The depletion of the series’ budget forced creator and director Hideaki Anno to complete it using narration over a combination of concept art, storyboards and stock footage. Whether by necessity or choice, the last two episodes of Evangelion more or less abandon the series’ narrative. Instead, they are expressionist psychological studies of the series’ protagonist, Shinji Ikari, and seemingly of Hideaki Anno. Today, Evangelion’ s final episodes are jaw-dropping, but in 1996 they were reviled by fans seeking resolution to a series they loved.

Evangelion: Death and Rebirth only makes sense in the context of the backlash to Neon Genesis Evangelion’s final televised episodes, because it clearly targets jaded fans of the series rather than newcomers. Death and Rebirth feels like a make-good from Anno to fans disappointed by the series’ finale. It is split into two parts: the first, Death, is a 70 minute compilation of clips from the original series, while the second, Rebirth, is a 30 minute preview of End of Evangelion, the film released four months later as a replacement conclusion to the television series. Death serves to remind fans why they loved the series, while Rebirth promises them a more satisfying ending.

Summarizing a plot as dense and labyrinthine as Neon Genesis Evangelion’s in 70 minutes is likely an impossible task. Death and Rebirth makes no effort to actually do so, and is a better film for it. Instead, Death uses events from the series to summarize the emotional journey of its three main characters: the anxious and self-loathing Shinji Ikari, the depressive and reserved Rei Ayanami, and the competitive and narcissistic Asuka Langley. The trio of teenagers are tasked with Continue reading CAPSULE: NEON GENESIS EVANGELION: DEATH AND REBIRTH (1997)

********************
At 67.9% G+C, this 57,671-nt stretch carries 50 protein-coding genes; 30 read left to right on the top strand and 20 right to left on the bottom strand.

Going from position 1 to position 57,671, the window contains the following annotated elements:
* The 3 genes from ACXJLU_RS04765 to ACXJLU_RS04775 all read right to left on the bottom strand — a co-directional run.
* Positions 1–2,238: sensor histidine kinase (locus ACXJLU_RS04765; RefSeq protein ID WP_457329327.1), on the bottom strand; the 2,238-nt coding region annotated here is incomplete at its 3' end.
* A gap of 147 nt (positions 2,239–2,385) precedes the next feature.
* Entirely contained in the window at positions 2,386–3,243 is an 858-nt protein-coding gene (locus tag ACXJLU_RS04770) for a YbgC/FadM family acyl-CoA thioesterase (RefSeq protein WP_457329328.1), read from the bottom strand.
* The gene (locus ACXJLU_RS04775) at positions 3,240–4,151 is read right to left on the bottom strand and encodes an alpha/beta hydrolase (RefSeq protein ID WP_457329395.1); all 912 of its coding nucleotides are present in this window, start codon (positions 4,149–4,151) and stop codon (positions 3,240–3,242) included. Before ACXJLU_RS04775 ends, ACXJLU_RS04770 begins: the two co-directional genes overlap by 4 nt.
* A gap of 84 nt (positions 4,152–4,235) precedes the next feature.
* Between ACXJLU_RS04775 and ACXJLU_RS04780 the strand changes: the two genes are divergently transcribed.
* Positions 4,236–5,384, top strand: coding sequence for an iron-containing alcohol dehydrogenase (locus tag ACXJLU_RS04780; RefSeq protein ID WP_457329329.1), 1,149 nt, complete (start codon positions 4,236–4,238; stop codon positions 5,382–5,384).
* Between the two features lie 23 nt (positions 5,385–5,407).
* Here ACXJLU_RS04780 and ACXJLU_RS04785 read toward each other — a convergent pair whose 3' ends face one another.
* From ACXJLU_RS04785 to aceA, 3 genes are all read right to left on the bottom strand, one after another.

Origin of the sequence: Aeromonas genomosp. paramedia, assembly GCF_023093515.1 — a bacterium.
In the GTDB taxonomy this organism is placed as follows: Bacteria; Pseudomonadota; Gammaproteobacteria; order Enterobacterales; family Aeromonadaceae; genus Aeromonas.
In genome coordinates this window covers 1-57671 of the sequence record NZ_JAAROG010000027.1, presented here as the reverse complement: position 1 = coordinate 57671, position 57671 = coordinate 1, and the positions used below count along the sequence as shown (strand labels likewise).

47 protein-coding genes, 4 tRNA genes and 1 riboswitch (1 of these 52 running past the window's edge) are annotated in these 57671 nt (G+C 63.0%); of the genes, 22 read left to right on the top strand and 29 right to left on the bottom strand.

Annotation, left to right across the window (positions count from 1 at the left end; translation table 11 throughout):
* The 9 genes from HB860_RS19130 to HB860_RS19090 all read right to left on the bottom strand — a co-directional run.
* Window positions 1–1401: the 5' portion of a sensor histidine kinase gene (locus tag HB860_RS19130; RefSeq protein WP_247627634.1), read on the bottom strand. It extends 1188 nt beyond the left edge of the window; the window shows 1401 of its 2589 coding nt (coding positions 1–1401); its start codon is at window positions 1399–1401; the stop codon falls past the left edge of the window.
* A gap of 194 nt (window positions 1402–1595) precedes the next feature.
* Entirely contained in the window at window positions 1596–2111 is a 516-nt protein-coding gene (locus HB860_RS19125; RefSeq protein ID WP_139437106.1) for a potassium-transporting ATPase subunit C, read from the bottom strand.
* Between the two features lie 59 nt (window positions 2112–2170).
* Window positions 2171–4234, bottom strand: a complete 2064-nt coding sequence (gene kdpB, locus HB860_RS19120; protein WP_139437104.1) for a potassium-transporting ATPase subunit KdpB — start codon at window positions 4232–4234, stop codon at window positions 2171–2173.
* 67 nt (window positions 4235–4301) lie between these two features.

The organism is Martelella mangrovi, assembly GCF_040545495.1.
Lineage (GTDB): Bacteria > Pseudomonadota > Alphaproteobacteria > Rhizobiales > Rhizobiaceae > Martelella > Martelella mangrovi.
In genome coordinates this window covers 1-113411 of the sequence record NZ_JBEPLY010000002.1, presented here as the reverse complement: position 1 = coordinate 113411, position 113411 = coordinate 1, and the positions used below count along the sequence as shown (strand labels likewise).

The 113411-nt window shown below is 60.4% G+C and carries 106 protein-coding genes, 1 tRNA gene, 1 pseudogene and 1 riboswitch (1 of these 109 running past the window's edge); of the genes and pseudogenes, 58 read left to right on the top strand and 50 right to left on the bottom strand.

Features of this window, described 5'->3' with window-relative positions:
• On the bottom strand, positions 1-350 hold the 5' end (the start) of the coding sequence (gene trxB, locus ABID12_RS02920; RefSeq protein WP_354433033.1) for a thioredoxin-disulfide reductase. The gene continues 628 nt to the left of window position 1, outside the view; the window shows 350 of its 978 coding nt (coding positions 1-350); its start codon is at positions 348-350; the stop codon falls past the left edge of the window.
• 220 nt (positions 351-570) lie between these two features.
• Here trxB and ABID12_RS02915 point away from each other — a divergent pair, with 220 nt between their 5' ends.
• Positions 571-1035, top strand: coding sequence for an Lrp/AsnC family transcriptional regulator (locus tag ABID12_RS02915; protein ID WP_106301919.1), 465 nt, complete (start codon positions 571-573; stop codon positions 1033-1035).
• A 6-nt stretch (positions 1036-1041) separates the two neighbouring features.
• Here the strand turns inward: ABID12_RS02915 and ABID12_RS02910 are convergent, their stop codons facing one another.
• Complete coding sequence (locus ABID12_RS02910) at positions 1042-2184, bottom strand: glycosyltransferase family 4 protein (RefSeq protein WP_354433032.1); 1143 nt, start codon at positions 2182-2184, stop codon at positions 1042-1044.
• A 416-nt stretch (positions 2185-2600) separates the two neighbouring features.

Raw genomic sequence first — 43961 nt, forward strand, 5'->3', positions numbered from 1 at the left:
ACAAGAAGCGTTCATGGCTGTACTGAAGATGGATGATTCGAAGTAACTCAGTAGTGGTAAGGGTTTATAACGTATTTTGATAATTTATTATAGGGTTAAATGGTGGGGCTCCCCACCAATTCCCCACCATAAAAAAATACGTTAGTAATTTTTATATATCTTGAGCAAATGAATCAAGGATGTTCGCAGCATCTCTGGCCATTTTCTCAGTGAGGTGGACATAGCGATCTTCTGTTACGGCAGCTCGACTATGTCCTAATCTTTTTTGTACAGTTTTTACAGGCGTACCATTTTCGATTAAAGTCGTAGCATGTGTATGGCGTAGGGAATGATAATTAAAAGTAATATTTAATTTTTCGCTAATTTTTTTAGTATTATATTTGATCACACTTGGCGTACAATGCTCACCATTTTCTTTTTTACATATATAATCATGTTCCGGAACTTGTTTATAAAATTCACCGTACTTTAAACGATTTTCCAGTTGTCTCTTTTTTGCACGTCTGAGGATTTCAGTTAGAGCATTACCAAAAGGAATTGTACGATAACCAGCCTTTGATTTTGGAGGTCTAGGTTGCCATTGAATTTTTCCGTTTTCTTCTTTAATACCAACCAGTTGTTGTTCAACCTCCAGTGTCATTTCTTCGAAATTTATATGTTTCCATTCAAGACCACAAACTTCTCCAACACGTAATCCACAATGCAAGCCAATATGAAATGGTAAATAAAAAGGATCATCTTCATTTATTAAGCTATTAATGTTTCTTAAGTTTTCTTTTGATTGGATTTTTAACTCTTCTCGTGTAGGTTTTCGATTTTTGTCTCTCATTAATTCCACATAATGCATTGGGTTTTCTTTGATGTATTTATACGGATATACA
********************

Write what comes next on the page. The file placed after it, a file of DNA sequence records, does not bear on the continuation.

CAPSULE: CUTIE HONEY (2004)

AKA Cutie Honey: Live Action

DIRECTED BY:

FEATURING: Eriko Satô, Mikako Ichikawa, Jun Murakami, Eisuke Sakai; voices of Carrie Keranen, Eva Kaminsky, Vinnie Penna, Madeleine Blaustein (English dub)

PLOT: A naive, upbeat female superhero battles the alien organization “Panther Claw” after they abduct her professor uncle, while simultaneously trying to keep her temp job and find a true friend.

Still from Cutie Honey (2004)

WHY IT WON’T MAKE THE LIST: It is weird, in that Japanese pop way, but it’s also extremely lightweight, and we have to draw the line somewhere.